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For practitioners of the art of cinema, the technological advances in the medium are cause for jubilation. But for some, like the British-based Canadian film artist Mark Lewis, these changes are viewed with an air of subtle nostalgia. His two 40-minute documentaries, Backstory and Cinema Museum - which are screening back-to-back tonight at TIFF - share an air of lamentation for film's funkier yesterday, taking us down some of the industry's fascinating historical byways.

The documentaries constitute a break from Lewis's customary working approach. He's known for his short, two- to seven-minute unscripted art films that engage in a kind of slow, scrupulous examination, usually of urban subjects. His new films, though, look at the history of the medium itself. Cinema Museum (2008) records his visit to a madly overstuffed private collection in London, his camera trailing a female curator through the stacks of memorabilia - from old scripts and usherette uniforms to antique theatre signage, and broken-down projectors. A musty air of obsolescence hangs over her explanations (uttered in her soft German accent), as she rapturously demonstrates the fluttering sound of a hand-cranked projector. Lewis looks back to a moment when there was pageantry in movie-going, with uniformed ushers, ice cream vendors, ladies' cloak rooms and sweeping staircases beckoning us to a heaven of make believe - a far cry from the multiplex utilitarianism of today.

If Cinema Museum exudes charming, Old World eccentricity, Lewis's companion piece - Backstory (2009) - resonates with Yankee ingenuity. The film centres on the work of Robert, Bill and Billy Hansard, three generations of men who pioneered the technique of rear-projection in Hollywood. Shooting the background footage in one place, usually outdoors, they then set up the moving images in the sound studio on a large screen and shot the actors performing in front of them. (The most obvious rear-projections are often those in driving scenes.) "This was the moment when cinema became modern," says Lewis, who has used rear-projection in a few of his own films, such as Nathan Phillips Square, A Winter's Night, Skating, a work made for this summer's Venice Biennale and currently showing at the Justina M. Barnicke Gallery at the University of Toronto. "This was the moment when cinema started looking at itself, incorporating itself as a subject, literally."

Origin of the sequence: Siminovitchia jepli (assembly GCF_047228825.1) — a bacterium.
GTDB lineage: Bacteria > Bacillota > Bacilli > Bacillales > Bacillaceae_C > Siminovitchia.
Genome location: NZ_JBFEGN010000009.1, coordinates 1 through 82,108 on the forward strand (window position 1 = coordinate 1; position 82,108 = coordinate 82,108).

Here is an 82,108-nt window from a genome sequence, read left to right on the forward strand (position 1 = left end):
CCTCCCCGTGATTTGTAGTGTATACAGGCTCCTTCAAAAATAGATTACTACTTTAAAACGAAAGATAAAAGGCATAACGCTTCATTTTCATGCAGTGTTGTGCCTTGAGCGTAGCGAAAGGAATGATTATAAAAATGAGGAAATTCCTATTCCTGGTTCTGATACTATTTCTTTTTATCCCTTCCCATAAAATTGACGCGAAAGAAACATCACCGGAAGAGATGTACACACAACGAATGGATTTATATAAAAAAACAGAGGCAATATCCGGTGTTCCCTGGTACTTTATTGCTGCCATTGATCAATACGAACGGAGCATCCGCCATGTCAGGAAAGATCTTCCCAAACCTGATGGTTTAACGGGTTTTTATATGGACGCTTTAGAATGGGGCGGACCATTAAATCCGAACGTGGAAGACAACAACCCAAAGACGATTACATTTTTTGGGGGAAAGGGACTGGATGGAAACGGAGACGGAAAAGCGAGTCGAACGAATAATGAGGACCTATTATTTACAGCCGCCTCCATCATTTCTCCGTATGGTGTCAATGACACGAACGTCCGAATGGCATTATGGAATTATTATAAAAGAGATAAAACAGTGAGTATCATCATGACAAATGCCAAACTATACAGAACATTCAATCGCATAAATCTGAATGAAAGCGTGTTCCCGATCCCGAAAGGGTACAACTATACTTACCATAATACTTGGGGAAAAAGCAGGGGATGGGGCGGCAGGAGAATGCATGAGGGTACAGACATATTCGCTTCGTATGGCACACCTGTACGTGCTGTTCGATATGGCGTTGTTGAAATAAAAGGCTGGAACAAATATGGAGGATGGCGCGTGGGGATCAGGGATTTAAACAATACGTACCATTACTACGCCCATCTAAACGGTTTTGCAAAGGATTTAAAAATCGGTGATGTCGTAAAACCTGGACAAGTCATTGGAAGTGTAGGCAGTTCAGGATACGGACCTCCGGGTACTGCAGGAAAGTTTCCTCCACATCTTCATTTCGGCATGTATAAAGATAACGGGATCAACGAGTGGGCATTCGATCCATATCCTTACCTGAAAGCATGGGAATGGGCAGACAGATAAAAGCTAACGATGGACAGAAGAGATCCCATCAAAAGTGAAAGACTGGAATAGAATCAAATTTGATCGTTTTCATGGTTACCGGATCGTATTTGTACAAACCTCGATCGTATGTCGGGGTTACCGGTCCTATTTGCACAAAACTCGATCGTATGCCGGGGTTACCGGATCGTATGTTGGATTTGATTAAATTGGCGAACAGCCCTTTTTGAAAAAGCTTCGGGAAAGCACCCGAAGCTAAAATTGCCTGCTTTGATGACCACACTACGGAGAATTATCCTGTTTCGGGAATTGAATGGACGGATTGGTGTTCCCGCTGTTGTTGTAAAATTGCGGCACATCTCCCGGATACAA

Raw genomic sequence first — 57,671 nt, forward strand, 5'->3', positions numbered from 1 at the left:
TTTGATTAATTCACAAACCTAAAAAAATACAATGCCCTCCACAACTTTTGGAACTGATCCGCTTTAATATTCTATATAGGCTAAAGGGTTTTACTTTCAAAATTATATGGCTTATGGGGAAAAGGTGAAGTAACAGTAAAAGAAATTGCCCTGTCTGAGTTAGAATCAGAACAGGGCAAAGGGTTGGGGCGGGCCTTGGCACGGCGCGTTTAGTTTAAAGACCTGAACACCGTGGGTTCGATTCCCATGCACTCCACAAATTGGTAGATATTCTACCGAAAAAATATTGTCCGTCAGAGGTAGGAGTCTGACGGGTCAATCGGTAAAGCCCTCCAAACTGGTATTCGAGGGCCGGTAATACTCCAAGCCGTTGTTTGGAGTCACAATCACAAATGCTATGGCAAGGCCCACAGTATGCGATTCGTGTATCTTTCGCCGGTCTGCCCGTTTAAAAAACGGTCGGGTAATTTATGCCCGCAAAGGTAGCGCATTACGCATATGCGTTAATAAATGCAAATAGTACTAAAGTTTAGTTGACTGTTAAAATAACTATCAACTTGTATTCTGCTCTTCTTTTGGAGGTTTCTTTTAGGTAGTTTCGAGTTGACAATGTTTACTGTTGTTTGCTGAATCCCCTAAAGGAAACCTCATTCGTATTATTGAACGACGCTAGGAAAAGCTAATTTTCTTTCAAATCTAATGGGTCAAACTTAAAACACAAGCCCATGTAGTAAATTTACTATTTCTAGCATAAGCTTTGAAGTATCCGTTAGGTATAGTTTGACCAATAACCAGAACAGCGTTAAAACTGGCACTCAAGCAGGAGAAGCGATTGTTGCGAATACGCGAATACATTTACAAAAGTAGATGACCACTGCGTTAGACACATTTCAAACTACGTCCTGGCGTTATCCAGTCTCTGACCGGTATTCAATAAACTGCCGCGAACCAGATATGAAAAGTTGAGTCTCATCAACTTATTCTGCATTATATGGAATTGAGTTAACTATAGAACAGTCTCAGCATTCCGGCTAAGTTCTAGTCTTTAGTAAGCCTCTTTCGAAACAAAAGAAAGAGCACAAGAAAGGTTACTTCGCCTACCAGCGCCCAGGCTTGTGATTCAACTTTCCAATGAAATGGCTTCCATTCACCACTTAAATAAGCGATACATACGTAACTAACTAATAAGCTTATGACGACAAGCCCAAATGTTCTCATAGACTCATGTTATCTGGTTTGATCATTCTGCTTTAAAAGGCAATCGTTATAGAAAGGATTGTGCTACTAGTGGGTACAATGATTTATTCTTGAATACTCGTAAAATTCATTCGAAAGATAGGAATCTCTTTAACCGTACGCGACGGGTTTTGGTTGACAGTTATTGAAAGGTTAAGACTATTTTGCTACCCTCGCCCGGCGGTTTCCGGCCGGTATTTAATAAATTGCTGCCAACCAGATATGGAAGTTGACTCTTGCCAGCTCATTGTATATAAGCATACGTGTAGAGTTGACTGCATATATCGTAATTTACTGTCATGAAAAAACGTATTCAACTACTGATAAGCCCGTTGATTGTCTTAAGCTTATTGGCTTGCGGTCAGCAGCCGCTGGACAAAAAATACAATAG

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The Hansards gave Lewis their stories. They also provided the background "plates" for his film, which likely constitutes the last gasp for this dying art. With the digital capabilities of current cinema, rear projection has become obsolete, and with it has gone the creaky artifice that characterized film's early days, so charming to our contemporary eyes. Lewis bids this era farewell, addressing - with entropic melancholy - the transformational changes of the film business as well as the human fascination with storytelling, and our futile fight against the passage of time.

Here, history turns poetic, and an industry reveals itself to be a calling. Lewis proves you can deconstruct movie magic and still cast a spell.

Backstory and Cinema Museum will be screened tonight at 7:45 at Varsity Cinemas 2.

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